Re: Role of human papillomavirus (HPV) vaccination on HPV infection and recurrence of HPV related disease after local surgical treatment: systematic review and meta-analysis
Thank you for bringing those interesting points to our attention.
The effect estimate of our main analysis is in line with previously published reports [1-8]. The difference with the review by Tjalma et al 2022  is not significant and can be explained by: 1) the data synthesis from studies with different designs including post-hoc analyses of randomised controlled trials (RCTs), 2) the inclusion of an additional study by De La Rosa et al , and 3) the differences in statistical methodology used to combine the effect estimates across the included studies.
We have considered each individual point below:
1. We agree with Tjalma and colleagues  that the inclusion criteria in the study by Karimi-Zarchi et al.  could be difficult to interpret. It is our interpretation that the vaccine was administered post-surgery of CIN2+ or persistent CIN1, as stated in the article, and the effect of the vaccine on the rates of residual/recurrent Cervical Intraepithelial Neoplasia (CIN) was compared between the vaccinated and non-vaccinated groups. The aforementioned study has also been included in other systematic reviews and meta-analyses on the topic [6 8]. An exclusion of this study from the analysis does not lead to material change of the main outcome and GRADE assessment (10 studies, 19 667 participants; risk ratio 0.38, 95% confidence interval 0.26 to 0.56, I2= 87%, very low to moderate certainty of evidence).
2. Given the wide variation of vaccination timing across studies, in our analysis we grouped studies that administered the vaccine ‘at or after surgery’ to include all studies that vaccinated up to a maximum of 1 month before treatment, at the time of treatment and up to 12 months after. The second group included those vaccinated ‘before treatment’ that included those vaccinated more than a month before treatment [12 13]. As such, this study  was appropriately allocated as per our definitions.
3. We have included grey literature in the main analysis, as per the Cochrane handbook recommendation , and performed sensitivity analysis to exclude those studies. The effect estimates remained essentially similar after the exclusion of this publication  (10 studies, 19 796 participants; risk ratio 0.41, 95% confidence interval 0.28 to 0.59, I2= 63%, very low certainty of evidence) (Table S5 of main paper). Regarding the vaccination timing for this study , our interpretation is that the vaccine was administered 2 months prior to treatment as stated in the methods section of the publication’s abstract .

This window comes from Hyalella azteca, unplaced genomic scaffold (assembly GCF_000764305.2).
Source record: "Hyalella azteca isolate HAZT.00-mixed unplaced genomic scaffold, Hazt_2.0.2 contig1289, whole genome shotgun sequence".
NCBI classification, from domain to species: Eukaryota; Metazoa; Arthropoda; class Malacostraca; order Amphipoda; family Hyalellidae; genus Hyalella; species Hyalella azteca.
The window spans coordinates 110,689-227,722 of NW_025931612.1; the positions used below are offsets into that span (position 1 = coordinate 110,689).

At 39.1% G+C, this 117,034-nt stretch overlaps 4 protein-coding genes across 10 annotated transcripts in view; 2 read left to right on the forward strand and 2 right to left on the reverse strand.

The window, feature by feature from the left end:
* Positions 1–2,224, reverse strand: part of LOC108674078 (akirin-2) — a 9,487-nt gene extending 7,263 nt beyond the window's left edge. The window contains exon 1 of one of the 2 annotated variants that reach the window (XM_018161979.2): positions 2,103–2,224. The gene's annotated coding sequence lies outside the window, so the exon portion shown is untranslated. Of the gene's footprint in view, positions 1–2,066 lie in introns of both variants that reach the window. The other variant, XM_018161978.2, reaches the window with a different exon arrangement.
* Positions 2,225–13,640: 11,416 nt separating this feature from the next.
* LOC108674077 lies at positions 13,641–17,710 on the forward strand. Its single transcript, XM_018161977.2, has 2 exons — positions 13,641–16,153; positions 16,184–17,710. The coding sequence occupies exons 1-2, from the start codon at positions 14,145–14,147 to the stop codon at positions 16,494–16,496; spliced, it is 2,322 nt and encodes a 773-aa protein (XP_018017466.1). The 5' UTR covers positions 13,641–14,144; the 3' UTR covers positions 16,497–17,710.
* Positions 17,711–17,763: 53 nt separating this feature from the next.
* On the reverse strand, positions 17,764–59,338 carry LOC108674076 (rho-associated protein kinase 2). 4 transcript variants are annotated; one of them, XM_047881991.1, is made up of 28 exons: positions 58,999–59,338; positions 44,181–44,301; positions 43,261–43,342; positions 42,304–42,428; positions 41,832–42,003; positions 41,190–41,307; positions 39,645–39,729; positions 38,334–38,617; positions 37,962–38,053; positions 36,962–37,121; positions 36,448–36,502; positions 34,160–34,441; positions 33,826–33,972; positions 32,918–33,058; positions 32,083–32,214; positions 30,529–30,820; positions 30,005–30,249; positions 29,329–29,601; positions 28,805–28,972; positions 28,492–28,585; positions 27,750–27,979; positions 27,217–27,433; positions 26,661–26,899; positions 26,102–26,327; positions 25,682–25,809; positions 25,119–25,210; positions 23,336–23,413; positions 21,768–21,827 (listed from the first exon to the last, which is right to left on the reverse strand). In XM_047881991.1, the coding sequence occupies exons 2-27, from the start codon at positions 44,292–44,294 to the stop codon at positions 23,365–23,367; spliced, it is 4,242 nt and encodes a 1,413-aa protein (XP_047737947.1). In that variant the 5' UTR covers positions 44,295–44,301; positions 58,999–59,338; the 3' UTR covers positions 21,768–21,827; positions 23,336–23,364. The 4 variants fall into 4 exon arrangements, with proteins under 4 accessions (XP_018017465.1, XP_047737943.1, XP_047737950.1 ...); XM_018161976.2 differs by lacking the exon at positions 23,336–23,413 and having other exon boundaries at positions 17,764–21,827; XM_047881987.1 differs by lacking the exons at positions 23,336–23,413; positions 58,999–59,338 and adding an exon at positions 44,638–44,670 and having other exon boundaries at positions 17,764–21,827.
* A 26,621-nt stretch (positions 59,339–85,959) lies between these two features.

4 & 5. Despite the study by Grześ et al.  is correctly described in the Table of Characteristics of our manuscript, it was erroneously included in the wrong subgroup analysis. Similarly, the study by del Pino et al.  was allocated to a different subgroup, provided that some women received the nonavalent vaccine. The allocation of the Del Pino to the “unknown” subgroup and Grzes to the “GARDASIL” subgroup, suggested no major differences in the effect estimates and heterogeneity.
Finally, in the supplementary results of our published paper we indicate that six clinical trials appear active in assessing the value of the nonavalent vaccine at the time of treatment on CIN recurrence rates (four studies) and anogenital warts (two studies), and that three are currently recruiting [18-20].
We conclude that prophylactic HPV vaccination at the time of local treatment for CIN might reduce the risk of recurrence of high grade preinvasive cervical lesions, but the current evidence is inconclusive and at moderate to high overall risk of bias, and the overall effect estimate therefore likely inaccurate. Large, adequately powered randomised controlled trials are therefore required to establish the effectiveness and cost-effectiveness of adjuvant HPV vaccination at the time of local surgical treatment of CIN.
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Competing interests: No competing interests